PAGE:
It’s no surprise that companies that support a diverse workplace are stronger. Over the past several years, researchers have examined the impact of diversity in the workplace and found that diverse companies in the top quartile for racial and ethnic diversity are 35 percent more likely to have financial returns above their respective national industry medians. The same is true for sales team structure.
Unfortunately, stereotypes and biases often impede workplace diversity. This is especially true in sales, which is traditionally a male-dominant field. As more women are joining the industry, there is even further evidence that diversifying teams in all aspects has a large impact on performance.
Today's Sales Landscape
In 2016, only 32% of sales reps met or exceeded sales quota, according to Xactly Insights data. For more than 14 years, Xactly has aggregated sales pay and performance data points like this, referred to as Xactly Insights. This data helps companies benchmark sales rep compensation to design competitive incentive plans. It also helps illustrate the role that diversity plays in creating a successful workplace.
The data within Xactly Insights has uncovered interesting trends in sales organizations, specifically the impact of gender-diverse sales team structure on the success of a sales team. Female sales reps earn a base pay 33 percent lower than male reps, yet women are paid at a higher commission rate. Women meet their sales quota eight percent more than men, with 86 percent of women and 76 percent of men achieving quota.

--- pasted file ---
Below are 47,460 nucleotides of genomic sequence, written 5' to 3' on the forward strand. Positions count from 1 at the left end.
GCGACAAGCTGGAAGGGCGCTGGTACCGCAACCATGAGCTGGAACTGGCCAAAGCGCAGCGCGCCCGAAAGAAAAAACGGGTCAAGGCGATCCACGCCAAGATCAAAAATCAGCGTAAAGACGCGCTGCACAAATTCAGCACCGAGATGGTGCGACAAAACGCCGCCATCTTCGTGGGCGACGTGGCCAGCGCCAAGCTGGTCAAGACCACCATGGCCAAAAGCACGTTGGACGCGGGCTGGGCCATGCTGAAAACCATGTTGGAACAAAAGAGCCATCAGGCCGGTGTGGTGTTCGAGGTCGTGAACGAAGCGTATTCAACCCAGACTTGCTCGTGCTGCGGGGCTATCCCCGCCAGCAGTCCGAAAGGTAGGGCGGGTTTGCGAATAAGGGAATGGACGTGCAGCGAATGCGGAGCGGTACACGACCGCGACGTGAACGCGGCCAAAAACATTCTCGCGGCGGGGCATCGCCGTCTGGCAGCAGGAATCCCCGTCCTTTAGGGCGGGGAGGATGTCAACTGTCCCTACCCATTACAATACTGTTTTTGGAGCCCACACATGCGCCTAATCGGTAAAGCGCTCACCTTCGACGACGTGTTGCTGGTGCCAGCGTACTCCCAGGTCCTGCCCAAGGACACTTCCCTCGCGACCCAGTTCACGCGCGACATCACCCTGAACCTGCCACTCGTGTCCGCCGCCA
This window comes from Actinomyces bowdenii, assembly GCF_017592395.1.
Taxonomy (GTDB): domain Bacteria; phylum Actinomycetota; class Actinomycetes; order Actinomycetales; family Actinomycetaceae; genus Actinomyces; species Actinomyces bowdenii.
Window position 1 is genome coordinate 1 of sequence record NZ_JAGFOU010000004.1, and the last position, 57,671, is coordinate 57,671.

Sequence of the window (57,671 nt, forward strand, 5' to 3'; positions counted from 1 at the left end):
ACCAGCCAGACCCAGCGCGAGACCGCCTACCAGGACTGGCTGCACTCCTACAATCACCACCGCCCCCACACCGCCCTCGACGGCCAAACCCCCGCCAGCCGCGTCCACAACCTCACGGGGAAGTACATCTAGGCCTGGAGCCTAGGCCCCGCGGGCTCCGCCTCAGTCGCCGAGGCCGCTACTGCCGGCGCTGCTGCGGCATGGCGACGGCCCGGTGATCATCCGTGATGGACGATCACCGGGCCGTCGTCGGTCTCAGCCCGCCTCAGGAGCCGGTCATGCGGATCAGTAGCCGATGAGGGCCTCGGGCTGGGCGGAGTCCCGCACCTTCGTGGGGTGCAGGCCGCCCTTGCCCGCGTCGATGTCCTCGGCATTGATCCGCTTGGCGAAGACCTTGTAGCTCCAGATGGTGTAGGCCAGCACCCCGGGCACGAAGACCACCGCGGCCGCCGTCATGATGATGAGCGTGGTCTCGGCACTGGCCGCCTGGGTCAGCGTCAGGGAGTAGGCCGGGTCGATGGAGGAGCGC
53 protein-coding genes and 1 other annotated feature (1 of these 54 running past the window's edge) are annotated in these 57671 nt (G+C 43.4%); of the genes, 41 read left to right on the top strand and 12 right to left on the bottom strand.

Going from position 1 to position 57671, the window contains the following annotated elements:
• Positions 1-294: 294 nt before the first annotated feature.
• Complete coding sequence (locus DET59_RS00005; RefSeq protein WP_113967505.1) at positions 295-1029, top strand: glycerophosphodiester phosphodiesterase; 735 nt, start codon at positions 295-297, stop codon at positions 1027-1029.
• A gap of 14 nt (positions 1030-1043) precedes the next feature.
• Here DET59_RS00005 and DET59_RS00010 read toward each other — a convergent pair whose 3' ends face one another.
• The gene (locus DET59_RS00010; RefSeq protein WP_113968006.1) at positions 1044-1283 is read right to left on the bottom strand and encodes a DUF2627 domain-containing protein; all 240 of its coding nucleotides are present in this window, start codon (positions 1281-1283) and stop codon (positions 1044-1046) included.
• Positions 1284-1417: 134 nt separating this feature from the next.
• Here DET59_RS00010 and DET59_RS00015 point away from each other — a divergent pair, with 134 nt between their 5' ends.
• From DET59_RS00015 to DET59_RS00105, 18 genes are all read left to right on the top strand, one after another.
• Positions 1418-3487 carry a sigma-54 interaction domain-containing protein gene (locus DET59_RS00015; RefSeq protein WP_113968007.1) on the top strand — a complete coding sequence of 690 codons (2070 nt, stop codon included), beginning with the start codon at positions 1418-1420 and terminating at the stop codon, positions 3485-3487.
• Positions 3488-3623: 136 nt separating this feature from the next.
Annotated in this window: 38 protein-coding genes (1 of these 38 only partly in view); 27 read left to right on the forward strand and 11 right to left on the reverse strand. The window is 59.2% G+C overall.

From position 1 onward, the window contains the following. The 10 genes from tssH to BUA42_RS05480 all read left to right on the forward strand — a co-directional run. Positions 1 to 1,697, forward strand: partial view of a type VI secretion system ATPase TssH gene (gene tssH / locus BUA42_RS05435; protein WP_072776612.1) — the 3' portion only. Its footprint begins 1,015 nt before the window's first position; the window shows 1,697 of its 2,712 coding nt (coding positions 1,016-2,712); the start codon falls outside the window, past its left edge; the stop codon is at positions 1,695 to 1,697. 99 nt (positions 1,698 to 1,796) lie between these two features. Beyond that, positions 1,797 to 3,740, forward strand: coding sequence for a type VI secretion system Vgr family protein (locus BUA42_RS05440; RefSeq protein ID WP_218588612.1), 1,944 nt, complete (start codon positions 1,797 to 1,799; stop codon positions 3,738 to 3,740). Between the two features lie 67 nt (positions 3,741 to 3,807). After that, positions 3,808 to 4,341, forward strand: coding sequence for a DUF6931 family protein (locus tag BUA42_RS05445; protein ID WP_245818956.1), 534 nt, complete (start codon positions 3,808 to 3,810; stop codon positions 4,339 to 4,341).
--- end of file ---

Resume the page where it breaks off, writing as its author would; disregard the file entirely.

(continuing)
These findings are even more important considering that CSO Insights reported the average quota attainment in 2018 was just 54 percent. However, the sales field has traditionally and continues to be a male-dominated field. In fact, Xactly Insights data found that sales teams led by men tend to be male-dominant (76 percent to 24 percent female), while those led by women are more diverse (52 percent male to 48 percent female), better reflecting the general population.
Furthermore, Gartner Research found that 62 percent of companies with 45 percent or more women in their sales ranks drive higher-than-average levels of profitable revenue. Likewise, female sales reps have a longer tenure, remaining in their roles for a year or more longer than their male counterparts; thus, reducing attrition costs.
How to Identify and Eliminate Bias
When our CEO, Chris Cabrera, founded Xactly more than 14 years ago, he quickly learned that diversity is a key driver for growth because it creates “a challenging and rich environment” that fosters creativity and innovation.
The first step to identifying and eliminating bias is understanding and accepting that regardless of our upbringing and background, we all have biases. However, it's important to actively take steps to eliminate bias in all parts of the workplace. Here are six easy steps to take:
- Surround yourself with individuals who will help you identify biases
- Actively observe your behavior and the behavior of the people around you
- Self reflect on your own actions
- Change your hiring methodologies
- When hiring, look at the skills potential of employees rather than their laundry list of experience
- Help nurture a culture that is intentional about diversity and actively avoiding stereotypes by role, previous work experience
Get more information about diversifying your sales organization in our 2019 Gender Pay Study. You can also read more about Elizabeth Salomon's career and advice for young professionals in our Female Executives blog series.